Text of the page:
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Go Open Source Or Be Left Behind

I was recently at the Red Hat Summit in San Francisco. This is the event that today has become synonym with open source solutions, one of the biggest trends to have driven the technology industry in the recent years.

Open source is a movement towards more open collaboration of what you bring to the table. Open source doesn’t have to be restricted to software, today hardware designs are also open sourced. An example of this is the Facebook initiative ‘open compute’.

The philosophy behind open source is that anyone should be allowed to freely use, copy, study and change the software or hardware, and depending on the open source license, keep the changes to themselves or be obliged to publish the changes. The goal is that everybody who has an interest in the project, be it software or hardware, can collaborate to improve and innovate the project.

Licenses – GPL, Apache, BSD
Open source means free, but there is still a cost when it comes to licenses. Two types of open source licenses exist today – copyleft and non-copyleft.

Copyleft licences require the derivative works to be released under the same license and includes the software that is linked to the copyleft software. The most commonly used copyleft license is the GNU GPL (General Public License), that exists in 3 versions, but I will not go into the details on that. Here is a useful link for more information:

The cost of copyleft license is that you cannot use any open source licenses with a copyleft license without having to expose your IP under the same copyleft license. The Linux kernel is a good example of an open source project that is licensed under a copyleft license, GPLv2. The Linux kernel is used in all android-based phones, which also means that the source code for the kernel changes, such as in a Samsung phone, must be published to anyone who has an interest in getting the code.

LGPL (Lesser General Public License) is a copyleft license that actually allows the proprietary code to link to a library that is copyleft, without it being a derivate work as long as the linking is done dynamically. LGPL is used in many user space libraries, which is why companies can make proprietary closed source applications, like on Linux, without needing to publish their work even though they use open source libraries.

Non-copyleft licenses are truly free and unlike the copyleft licenses, require derivative work to be published. The only requirement of a copyleft license is that the originator gets credited by publishing the license of the copyleft component being used. Today, smartphones and TVs use lots of non-copyleft open source projects and within your smartphone or TV there must be a list of all the open source licenses used. Some of the most commonly used non-copyleft licenses are Apache, MIT and BSD licenses. In fact, the Apple operating system used in iPhones and iMacs are based on the BSD Unix operating system, which is distributed using the BSD license. That’s why they can keep the changes to themselves.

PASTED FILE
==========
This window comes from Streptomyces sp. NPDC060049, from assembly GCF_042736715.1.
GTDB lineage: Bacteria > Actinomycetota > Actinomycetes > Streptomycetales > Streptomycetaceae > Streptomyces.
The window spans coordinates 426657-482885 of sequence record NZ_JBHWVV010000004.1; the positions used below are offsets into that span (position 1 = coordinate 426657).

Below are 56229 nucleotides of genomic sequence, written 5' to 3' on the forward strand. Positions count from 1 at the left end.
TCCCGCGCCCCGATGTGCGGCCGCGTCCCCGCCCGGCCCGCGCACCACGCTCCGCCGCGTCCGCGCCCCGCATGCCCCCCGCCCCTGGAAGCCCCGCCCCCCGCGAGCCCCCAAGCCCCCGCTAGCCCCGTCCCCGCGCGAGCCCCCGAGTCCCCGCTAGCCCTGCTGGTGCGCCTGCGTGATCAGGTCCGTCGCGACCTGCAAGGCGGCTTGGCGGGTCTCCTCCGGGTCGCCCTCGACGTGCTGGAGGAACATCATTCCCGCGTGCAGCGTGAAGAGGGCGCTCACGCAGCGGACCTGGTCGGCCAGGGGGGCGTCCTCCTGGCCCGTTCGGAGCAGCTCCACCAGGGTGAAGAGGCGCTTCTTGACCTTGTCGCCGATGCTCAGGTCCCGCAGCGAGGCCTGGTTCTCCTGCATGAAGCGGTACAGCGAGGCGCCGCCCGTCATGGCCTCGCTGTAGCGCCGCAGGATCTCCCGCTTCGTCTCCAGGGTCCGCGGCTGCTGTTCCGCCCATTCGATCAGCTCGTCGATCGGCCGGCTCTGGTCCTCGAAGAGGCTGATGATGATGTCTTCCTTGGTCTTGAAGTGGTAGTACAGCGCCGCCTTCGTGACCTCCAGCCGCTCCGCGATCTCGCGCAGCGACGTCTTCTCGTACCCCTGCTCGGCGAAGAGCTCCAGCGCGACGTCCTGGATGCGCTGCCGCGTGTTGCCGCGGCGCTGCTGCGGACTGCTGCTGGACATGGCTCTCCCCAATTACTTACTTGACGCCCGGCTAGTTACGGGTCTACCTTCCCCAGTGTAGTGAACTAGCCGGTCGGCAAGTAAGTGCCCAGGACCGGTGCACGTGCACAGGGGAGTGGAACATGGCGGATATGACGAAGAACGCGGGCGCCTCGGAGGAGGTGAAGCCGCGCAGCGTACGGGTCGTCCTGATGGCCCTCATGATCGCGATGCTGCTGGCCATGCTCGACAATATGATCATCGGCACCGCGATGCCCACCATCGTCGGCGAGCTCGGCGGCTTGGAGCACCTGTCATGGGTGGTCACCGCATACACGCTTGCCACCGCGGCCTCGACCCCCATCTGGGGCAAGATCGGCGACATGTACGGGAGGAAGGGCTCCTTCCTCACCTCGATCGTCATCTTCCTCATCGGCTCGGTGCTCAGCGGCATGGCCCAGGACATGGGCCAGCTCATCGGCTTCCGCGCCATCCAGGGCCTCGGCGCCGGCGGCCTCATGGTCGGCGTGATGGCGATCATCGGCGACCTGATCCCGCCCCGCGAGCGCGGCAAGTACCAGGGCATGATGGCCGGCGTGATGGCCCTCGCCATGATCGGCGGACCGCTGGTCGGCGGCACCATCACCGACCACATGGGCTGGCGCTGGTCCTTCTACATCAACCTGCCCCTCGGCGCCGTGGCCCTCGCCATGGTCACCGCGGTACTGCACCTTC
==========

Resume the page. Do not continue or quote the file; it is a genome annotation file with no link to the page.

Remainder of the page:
A question you hear often is that, if open source is meant to be free for all to take, use and distribute, how can one make money from it? Red Hat as a company have been successfully selling support licences. They create great products based on open source components and publish all their contributions upstream, but they also support what they create, which means that if you buy a license from Red Hat you have someone you can contact if something doesn’t work etc. You as a person/company can build exactly the same product as Red Hat, by downloading the same open source components, compiling, constructing and getting them to work. Whether all the work involved is worth it or not will depend on your own business model.

At the Red Hat Summit I came across an inspiring keynote made by Nathan Seidle, Founder & CEO at SparkFun. He tells a compelling story on building a business selling open source hardware and states that open source is good for humans because we have an innate nature to want to learn from each other. He also says that it is also good for the business because the company can focus on the business principles and how to differentiate on that. Another interesting thing in his keynote is how he thinks patents are a bad idea because you end up spending lots of money on something that might not even protect you the way you want and that money might be better spent on innovation.

It is often said that we cannot wait for standards, instead the open source work is setting the standard. We see this in the case of NFV solutions where open source is setting the standard instead of the old way of working where you have a group of people writing the standard before the work is done. Having things open sourced means that potentially more people in your company will work on your project, and drive the innovation in directions you might not even have imagined. But the question is:

Are you ready to go open source or will you be left behind?

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